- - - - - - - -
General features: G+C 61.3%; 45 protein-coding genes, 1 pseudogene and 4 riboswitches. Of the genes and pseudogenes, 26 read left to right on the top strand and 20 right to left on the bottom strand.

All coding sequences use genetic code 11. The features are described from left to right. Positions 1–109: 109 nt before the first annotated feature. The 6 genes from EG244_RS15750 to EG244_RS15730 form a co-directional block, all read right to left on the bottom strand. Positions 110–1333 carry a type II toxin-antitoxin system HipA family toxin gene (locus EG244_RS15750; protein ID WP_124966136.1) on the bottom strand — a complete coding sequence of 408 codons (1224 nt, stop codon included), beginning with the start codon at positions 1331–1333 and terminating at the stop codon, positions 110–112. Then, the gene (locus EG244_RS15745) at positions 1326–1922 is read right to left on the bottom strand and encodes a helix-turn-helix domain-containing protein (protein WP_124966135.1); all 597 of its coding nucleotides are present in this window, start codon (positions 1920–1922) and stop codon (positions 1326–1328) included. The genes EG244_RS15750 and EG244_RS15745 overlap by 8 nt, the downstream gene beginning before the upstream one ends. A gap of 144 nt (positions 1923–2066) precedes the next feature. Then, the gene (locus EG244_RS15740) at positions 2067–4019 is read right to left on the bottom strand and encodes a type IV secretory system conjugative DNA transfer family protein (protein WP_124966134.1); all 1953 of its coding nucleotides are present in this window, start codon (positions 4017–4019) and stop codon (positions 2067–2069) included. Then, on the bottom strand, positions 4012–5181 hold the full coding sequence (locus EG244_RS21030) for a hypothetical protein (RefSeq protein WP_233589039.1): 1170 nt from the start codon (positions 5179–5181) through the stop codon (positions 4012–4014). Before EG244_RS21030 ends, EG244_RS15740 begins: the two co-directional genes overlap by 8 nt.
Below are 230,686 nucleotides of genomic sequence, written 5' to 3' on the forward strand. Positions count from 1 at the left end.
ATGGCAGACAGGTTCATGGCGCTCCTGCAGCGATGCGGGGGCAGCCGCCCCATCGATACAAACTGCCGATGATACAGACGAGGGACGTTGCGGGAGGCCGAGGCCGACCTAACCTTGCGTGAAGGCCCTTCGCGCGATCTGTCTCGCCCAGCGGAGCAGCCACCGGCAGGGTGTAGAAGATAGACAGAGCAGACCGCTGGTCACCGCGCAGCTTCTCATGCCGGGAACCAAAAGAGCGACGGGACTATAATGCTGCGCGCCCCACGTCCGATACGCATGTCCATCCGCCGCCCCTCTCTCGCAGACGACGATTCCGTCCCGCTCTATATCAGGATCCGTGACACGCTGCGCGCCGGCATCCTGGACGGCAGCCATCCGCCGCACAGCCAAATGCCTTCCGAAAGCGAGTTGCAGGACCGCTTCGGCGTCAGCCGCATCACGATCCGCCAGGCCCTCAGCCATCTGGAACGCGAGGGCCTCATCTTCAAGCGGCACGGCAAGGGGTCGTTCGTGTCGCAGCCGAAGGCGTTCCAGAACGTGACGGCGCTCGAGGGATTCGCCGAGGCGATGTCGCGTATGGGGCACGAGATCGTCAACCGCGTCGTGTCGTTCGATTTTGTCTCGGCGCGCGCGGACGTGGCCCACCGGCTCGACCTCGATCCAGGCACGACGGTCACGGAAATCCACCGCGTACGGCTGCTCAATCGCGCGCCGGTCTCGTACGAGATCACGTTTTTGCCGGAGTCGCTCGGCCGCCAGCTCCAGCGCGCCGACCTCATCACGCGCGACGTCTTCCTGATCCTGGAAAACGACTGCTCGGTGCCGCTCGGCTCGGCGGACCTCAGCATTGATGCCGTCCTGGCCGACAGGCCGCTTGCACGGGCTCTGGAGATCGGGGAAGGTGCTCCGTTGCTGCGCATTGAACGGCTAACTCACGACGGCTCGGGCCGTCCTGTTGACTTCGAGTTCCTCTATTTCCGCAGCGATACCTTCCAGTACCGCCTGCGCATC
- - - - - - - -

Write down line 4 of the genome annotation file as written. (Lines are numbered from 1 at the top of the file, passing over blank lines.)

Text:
ATGGCAGACAGGTTCATGGCGCTCCTGCAGCGATGCGGGGGCAGCCGCCCCATCGATACAAACTGCCGATGATACAGACGAGGGACGTTGCGGGAGGCCGAGGCCGACCTAACCTTGCGTGAAGGCCCTTCGCGCGATCTGTCTCGCCCAGCGGAGCAGCCACCGGCAGGGTGTAGAAGATAGACAGAGCAGACCGCTGGTCACCGCGCAGCTTCTCATGCCGGGAACCAAAAGAGCGACGGGACTATAATGCTGCGCGCCCCACGTCCGATACGCATGTCCATCCGCCGCCCCTCTCTCGCAGACGACGATTCCGTCCCGCTCTATATCAGGATCCGTGACACGCTGCGCGCCGGCATCCTGGACGGCAGCCATCCGCCGCACAGCCAAATGCCTTCCGAAAGCGAGTTGCAGGACCGCTTCGGCGTCAGCCGCATCACGATCCGCCAGGCCCTCAGCCATCTGGAACGCGAGGGCCTCATCTTCAAGCGGCACGGCAAGGGGTCGTTCGTGTCGCAGCCGAAGGCGTTCCAGAACGTGACGGCGCTCGAGGGATTCGCCGAGGCGATGTCGCGTATGGGGCACGAGATCGTCAACCGCGTCGTGTCGTTCGATTTTGTCTCGGCGCGCGCGGACGTGGCCCACCGGCTCGACCTCGATCCAGGCACGACGGTCACGGAAATCCACCGCGTACGGCTGCTCAATCGCGCGCCGGTCTCGTACGAGATCACGTTTTTGCCGGAGTCGCTCGGCCGCCAGCTCCAGCGCGCCGACCTCATCACGCGCGACGTCTTCCTGATCCTGGAAAACGACTGCTCGGTGCCGCTCGGCTCGGCGGACCTCAGCATTGATGCCGTCCTGGCCGACAGGCCGCTTGCACGGGCTCTGGAGATCGGGGAAGGTGCTCCGTTGCTGCGCATTGAACGGCTAACTCACGACGGCTCGGGCCGTCCTGTTGACTTCGAGTTCCTCTATTTCCGCAGCGATACCTTCCAGTACCGCCTGCGCATC